"Anamorphic" format - Mississippi Burning DVD - AVS Forum
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post #1 of 3 Old 05-25-2012, 02:33 PM - Thread Starter
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I hope this is the right forum for this question.

If a DVD is described to be in the "Anamorphic" format instead of just calling it "widescreen" does this mean it is really written in a 4:3 format, but has the black bars so the picture is 16:9 (or similar)?

I have a couple DVD's that when played on a wide format HDTV, show as if you are zoomed out. IE there are substantial black bars on all 4 sides.

I was looking at buying the old movie Mississippi Burning on Ebay. I am pretty sure this is out of print as they are $30 on Amazon or any other big retailer. It's $87 on Movie Mars (go figure). You can find them used on Ebay now and then, but I noticed the format label and thought I'd ask. I hate the reduced picture. If you zoom in the resolution is not so hot.

Thanks for any help.
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post #2 of 3 Old 05-25-2012, 04:26 PM
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"Anamorphic" = Optimized for a 16:9 screen.

"Non-anamorphic" = Not optimized for a 16:9 screen.

Note that this has nothing to do with a movie's photographic aspect ratio. An anamorphic disc can still have letterbox bars if the movie's native aspect ratio is wider than 16:9. However, the picture will have increased resolution and detail.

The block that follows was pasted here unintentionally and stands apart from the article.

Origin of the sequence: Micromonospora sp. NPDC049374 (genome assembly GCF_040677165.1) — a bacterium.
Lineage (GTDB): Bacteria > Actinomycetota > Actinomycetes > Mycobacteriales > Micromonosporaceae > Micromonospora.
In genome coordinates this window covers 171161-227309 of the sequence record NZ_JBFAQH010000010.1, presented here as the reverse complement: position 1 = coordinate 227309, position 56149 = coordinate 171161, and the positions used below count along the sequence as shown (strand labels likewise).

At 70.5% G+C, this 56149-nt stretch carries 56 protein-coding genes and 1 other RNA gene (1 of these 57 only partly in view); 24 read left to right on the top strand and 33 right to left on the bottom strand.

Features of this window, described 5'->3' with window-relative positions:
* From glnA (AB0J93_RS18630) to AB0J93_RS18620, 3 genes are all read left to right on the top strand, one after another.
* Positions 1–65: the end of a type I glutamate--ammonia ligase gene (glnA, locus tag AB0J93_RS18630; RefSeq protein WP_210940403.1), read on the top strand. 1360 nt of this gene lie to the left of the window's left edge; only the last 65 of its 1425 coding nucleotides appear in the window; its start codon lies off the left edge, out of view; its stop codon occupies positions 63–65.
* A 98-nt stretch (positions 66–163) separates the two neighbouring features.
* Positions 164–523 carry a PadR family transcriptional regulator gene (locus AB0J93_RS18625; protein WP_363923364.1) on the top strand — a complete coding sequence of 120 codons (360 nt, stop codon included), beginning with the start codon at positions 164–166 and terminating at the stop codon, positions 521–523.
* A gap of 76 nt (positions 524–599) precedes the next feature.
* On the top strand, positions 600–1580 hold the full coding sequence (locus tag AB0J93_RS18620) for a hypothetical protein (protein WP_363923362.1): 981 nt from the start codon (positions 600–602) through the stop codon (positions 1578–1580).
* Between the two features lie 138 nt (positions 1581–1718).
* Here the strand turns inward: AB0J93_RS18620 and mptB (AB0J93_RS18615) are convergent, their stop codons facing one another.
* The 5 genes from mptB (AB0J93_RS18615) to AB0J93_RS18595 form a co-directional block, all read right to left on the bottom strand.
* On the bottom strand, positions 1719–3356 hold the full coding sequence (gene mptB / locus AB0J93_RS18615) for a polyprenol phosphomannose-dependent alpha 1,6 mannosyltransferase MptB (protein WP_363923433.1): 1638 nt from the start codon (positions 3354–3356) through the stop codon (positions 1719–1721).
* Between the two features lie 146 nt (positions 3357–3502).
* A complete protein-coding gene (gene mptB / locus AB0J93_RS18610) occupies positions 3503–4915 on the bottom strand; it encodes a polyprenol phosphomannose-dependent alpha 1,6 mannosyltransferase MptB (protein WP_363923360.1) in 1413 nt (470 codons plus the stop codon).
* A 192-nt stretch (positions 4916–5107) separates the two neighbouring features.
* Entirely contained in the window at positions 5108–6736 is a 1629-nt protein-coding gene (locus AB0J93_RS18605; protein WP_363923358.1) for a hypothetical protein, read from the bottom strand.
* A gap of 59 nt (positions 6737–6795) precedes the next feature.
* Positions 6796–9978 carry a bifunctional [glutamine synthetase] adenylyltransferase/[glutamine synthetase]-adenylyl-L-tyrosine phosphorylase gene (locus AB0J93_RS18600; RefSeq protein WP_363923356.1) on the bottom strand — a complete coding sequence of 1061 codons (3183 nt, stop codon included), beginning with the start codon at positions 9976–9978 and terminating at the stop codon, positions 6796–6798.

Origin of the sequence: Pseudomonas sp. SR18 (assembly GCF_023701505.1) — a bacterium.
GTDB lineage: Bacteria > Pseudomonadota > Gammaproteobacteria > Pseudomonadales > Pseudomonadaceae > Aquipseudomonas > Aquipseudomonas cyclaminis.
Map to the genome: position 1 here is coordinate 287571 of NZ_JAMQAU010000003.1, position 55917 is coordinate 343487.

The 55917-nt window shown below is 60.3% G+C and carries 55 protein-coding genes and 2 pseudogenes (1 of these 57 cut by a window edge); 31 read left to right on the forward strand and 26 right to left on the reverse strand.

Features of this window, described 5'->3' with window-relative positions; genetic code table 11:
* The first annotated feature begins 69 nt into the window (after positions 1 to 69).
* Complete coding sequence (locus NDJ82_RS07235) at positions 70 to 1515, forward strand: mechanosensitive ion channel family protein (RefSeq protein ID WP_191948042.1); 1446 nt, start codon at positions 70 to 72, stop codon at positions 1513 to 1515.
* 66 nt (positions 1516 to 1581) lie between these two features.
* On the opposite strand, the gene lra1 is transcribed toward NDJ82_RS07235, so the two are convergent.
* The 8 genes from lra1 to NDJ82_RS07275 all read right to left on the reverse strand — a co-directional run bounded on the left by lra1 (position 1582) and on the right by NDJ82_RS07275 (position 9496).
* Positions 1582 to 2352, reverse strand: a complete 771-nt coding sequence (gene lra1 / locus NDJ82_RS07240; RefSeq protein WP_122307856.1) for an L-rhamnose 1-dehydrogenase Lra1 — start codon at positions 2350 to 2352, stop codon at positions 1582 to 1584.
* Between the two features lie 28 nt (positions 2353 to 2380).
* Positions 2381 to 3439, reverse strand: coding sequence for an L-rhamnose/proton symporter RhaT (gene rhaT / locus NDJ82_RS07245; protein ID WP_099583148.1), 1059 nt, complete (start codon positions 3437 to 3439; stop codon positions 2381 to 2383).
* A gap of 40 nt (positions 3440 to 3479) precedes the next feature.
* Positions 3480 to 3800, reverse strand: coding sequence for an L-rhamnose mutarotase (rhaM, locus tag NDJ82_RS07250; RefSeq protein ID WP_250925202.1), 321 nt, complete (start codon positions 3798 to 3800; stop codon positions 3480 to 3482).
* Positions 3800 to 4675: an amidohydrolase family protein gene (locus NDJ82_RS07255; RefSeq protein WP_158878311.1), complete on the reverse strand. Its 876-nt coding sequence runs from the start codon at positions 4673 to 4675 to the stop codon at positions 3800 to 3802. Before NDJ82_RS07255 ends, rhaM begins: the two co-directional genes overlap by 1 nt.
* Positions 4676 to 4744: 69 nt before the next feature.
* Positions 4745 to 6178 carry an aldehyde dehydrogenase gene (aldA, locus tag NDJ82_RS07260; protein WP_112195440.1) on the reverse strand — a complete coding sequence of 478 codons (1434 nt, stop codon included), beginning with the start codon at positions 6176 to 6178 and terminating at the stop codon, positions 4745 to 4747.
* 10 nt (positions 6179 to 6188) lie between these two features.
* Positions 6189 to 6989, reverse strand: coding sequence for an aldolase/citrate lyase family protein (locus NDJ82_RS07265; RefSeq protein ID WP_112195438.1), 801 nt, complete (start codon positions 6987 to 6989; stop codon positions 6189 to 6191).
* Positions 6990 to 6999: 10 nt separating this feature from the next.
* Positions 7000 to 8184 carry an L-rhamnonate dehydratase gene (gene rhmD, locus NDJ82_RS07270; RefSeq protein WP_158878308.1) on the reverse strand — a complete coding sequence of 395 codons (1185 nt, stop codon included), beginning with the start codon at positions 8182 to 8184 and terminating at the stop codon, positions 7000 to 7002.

Here's an old primer on the subject:

http://www.thedigitalbits.com/articl...c/welcome.html

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Originally Posted by TODDAVS View Post

I have a couple DVD's that when played on a wide format HDTV, show as if you are zoomed out. IE there are substantial black bars on all 4 sides.

Those would be non-anamorphic DVDs. You need to zoom in to fill the width of the screen, but doing so usually results in crummy picture quality due to the low resolution.

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post #3 of 3 Old 05-25-2012, 05:35 PM - Thread Starter
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Quote:
Originally Posted by Josh Z View Post

"Anamorphic" = Optimized for a 16:9 screen.

"Non-anamorphic" = Not optimized for a 16:9 screen.

Note that this has nothing to do with a movie's photographic aspect ratio. An anamorphic disc can still have letterbox bars if the movie's native aspect ratio is wider than 16:9. However, the picture will have increased resolution and detail.

Here's an old primer on the subject:

http://www.thedigitalbits.com/articl...c/welcome.html

Those would be non-anamorphic DVDs. You need to zoom in to fill the width of the screen, but doing so usually results in crummy picture quality due to the low resolution.

Thanks, great link.

All I needed to know and then some!
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